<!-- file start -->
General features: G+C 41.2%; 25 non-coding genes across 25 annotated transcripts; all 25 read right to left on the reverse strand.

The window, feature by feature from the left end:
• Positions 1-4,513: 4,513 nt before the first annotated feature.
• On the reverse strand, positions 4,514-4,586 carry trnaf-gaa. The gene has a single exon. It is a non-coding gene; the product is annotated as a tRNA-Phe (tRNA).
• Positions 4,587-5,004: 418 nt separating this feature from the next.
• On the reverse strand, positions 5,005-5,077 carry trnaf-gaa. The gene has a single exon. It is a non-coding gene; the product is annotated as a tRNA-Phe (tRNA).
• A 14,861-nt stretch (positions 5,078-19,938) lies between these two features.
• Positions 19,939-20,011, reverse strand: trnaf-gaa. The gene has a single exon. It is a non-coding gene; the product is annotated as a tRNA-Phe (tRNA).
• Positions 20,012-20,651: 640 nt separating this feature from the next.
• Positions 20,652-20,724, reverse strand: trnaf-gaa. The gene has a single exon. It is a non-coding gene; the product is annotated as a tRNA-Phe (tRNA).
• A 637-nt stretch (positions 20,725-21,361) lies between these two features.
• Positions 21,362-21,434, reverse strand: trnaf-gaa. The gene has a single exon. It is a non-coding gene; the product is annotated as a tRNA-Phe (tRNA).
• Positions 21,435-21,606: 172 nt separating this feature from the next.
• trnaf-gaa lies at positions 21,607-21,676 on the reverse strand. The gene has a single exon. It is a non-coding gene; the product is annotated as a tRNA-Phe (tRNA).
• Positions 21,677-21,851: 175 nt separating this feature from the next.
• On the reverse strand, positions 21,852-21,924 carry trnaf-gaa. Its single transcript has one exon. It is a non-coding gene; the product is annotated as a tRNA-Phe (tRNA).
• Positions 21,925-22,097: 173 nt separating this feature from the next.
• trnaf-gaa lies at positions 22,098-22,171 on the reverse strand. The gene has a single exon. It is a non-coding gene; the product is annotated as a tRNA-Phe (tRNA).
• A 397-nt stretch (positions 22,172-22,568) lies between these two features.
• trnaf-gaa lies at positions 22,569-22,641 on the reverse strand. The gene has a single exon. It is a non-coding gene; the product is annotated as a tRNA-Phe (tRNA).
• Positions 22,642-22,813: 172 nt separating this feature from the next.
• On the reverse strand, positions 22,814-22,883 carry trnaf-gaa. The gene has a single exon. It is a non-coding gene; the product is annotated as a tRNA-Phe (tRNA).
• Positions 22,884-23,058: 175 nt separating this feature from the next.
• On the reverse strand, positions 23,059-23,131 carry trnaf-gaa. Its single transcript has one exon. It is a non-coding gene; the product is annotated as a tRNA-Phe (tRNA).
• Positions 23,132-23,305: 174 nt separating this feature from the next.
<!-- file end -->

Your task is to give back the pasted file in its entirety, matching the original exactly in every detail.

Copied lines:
General features: G+C 41.2%; 25 non-coding genes across 25 annotated transcripts; all 25 read right to left on the reverse strand.

The window, feature by feature from the left end:
• Positions 1-4,513: 4,513 nt before the first annotated feature.
• On the reverse strand, positions 4,514-4,586 carry trnaf-gaa. The gene has a single exon. It is a non-coding gene; the product is annotated as a tRNA-Phe (tRNA).
• Positions 4,587-5,004: 418 nt separating this feature from the next.
• On the reverse strand, positions 5,005-5,077 carry trnaf-gaa. The gene has a single exon. It is a non-coding gene; the product is annotated as a tRNA-Phe (tRNA).
• A 14,861-nt stretch (positions 5,078-19,938) lies between these two features.
• Positions 19,939-20,011, reverse strand: trnaf-gaa. The gene has a single exon. It is a non-coding gene; the product is annotated as a tRNA-Phe (tRNA).
• Positions 20,012-20,651: 640 nt separating this feature from the next.
• Positions 20,652-20,724, reverse strand: trnaf-gaa. The gene has a single exon. It is a non-coding gene; the product is annotated as a tRNA-Phe (tRNA).
• A 637-nt stretch (positions 20,725-21,361) lies between these two features.
• Positions 21,362-21,434, reverse strand: trnaf-gaa. The gene has a single exon. It is a non-coding gene; the product is annotated as a tRNA-Phe (tRNA).
• Positions 21,435-21,606: 172 nt separating this feature from the next.
• trnaf-gaa lies at positions 21,607-21,676 on the reverse strand. The gene has a single exon. It is a non-coding gene; the product is annotated as a tRNA-Phe (tRNA).
• Positions 21,677-21,851: 175 nt separating this feature from the next.
• On the reverse strand, positions 21,852-21,924 carry trnaf-gaa. Its single transcript has one exon. It is a non-coding gene; the product is annotated as a tRNA-Phe (tRNA).
• Positions 21,925-22,097: 173 nt separating this feature from the next.
• trnaf-gaa lies at positions 22,098-22,171 on the reverse strand. The gene has a single exon. It is a non-coding gene; the product is annotated as a tRNA-Phe (tRNA).
• A 397-nt stretch (positions 22,172-22,568) lies between these two features.
• trnaf-gaa lies at positions 22,569-22,641 on the reverse strand. The gene has a single exon. It is a non-coding gene; the product is annotated as a tRNA-Phe (tRNA).
• Positions 22,642-22,813: 172 nt separating this feature from the next.
• On the reverse strand, positions 22,814-22,883 carry trnaf-gaa. The gene has a single exon. It is a non-coding gene; the product is annotated as a tRNA-Phe (tRNA).
• Positions 22,884-23,058: 175 nt separating this feature from the next.
• On the reverse strand, positions 23,059-23,131 carry trnaf-gaa. Its single transcript has one exon. It is a non-coding gene; the product is annotated as a tRNA-Phe (tRNA).
• Positions 23,132-23,305: 174 nt separating this feature from the next.